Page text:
Then, in our Gospel passage today we heard of the immense difficulties and challenges that were mounting against Jesus, as the Jews in Judea, particularly the Pharisees and the members of the Jewish High Council or the Sanhedrin as these took issues with the Lord’s ministry and teachings, and they had done a lot in trying to oppose Him and challenge Him publicly in many opportunities. And in today’s Gospel passage, we heard how the Pharisees and the teachers of the Law, with many of the Jews opposed the Lord and took great issue with His claim being the Son of God.

The Lord had told them the truth and revealed everything to them plainly, but they refused to believe in Him and they did not have faith in Him, and that was why they hardened their hearts against Him and wanted to have Him arrested and killed, as they considered Him as blaspheming against God. Since they were also already deeply biased and prejudiced against Jesus, it was difficult for any words of truth or reason to change their minds, and hence, they persecuted the Lord just as their ancestors had persecuted Jeremiah and the other prophets.

Today, as we approach the beginning of the Holy Week and as we continue to proceed through this season of Lent, we are called to reflect on all that we have heard in today’s Scripture passages. We are all just like those who have persecuted the prophets and also refused to listen to the truth of the Lord. Through our disobedience and sins we have committed, we have acted just like those who rejected the Lord and His prophets and persecuted them.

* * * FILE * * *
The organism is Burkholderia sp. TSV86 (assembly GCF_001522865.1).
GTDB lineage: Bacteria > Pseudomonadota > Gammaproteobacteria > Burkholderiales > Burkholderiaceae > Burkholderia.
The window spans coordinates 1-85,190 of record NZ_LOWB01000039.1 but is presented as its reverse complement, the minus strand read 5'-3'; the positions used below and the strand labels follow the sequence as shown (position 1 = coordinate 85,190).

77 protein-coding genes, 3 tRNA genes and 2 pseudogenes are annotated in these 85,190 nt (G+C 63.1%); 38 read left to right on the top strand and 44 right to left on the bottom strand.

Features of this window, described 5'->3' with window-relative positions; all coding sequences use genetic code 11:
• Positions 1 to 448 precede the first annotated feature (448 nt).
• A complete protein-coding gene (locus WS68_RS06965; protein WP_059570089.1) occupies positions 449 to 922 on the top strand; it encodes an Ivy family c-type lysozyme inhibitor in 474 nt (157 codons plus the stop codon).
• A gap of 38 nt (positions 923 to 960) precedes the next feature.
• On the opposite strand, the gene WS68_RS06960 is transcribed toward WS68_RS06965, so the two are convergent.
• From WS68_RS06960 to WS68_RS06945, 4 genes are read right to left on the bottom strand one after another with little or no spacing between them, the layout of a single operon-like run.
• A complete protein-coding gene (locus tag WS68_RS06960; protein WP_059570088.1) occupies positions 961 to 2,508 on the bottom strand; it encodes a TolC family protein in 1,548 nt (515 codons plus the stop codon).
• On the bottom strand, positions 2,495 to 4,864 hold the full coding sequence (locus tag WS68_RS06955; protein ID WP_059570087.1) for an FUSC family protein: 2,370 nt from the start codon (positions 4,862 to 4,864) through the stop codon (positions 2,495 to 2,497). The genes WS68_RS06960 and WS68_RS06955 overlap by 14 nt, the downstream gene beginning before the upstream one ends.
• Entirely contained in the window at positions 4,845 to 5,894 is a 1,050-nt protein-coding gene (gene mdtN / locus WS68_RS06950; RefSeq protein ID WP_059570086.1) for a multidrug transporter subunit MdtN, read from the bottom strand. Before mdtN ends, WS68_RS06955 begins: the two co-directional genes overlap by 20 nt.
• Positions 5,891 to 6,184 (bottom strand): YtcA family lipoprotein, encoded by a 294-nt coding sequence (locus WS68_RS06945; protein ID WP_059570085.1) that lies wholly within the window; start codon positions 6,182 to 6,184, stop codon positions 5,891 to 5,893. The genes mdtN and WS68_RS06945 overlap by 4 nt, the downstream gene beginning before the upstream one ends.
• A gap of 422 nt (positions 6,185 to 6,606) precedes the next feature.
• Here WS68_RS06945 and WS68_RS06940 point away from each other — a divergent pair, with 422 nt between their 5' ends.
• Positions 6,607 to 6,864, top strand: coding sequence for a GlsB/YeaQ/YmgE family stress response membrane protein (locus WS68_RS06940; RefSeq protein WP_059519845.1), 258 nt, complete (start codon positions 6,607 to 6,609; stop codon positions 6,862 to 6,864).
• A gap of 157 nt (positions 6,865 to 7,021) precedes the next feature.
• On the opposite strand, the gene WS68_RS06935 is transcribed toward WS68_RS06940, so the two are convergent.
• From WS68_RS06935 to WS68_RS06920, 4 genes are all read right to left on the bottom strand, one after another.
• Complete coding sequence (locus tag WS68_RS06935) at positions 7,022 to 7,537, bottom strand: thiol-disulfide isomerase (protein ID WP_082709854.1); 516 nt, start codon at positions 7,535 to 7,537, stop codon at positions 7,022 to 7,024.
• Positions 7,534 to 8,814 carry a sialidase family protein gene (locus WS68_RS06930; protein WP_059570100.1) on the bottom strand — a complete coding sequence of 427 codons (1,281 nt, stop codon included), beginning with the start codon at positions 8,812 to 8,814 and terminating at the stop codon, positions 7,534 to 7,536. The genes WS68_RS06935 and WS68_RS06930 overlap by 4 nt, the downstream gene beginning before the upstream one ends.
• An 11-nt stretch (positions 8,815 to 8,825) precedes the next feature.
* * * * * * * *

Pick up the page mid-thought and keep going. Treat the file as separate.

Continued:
Yet, God is always merciful and He is always ever willing to forgive us our sins, if we are willing to turn back to Him and embrace once again the fullness of His grace and love. He wants us to get rid of our hardened and stone-like hearts, and exchange it for a new heart of love, filled with renewed faith and desire to love God as well as our fellow brothers and sisters, that we may indeed be more like our Lord in how He has loved us and in being so patient with us despite our constant rejections and refusal to listen to Him.

Let us all proceed into the blessed moments of the Holy Week with this new heart of faith, and open our minds and our whole beings to God to welcome Him into our hearts and minds that we may truly experience a most wonderful and life-changing time in this upcoming Holy Week and also the glorious Easter season. And let us also not forget to continue to pray for the world, especially for all those who are now sick and suffering. May God bless us all, now and always. Amen.

Thursday, 2 April 2020 : 5th Week of Lent, Memorial of St. Francis of Paola, Hermit (Homily and Scripture Reflections)

Liturgical Colour : Purple/Violet

Dear brothers and sisters in Christ, on this day we listened to the story of how God established His Covenant with Abram, a man whom He called from the land of Mesopotamia to follow Him into the land of Canaan, which He promised that the land would be the inheritance of Abram and his descendants forever. And even more significantly for Abram, who until then was still childless in his marriage with Sarai his wife, God promised that he would become the father of many nations.

God made a Covenant with Abram, whom was known afterwards as Abraham, and He kept the promises that He had made with him, that through Isaac, the son that Abraham and Sarah had, as well as through Ishmael, another son of Abraham, many nations were born from the descendants of Abraham, principally the Israelites who are Abraham’s direct descendants and chosen race, as well as many other nations related to Abraham through descent.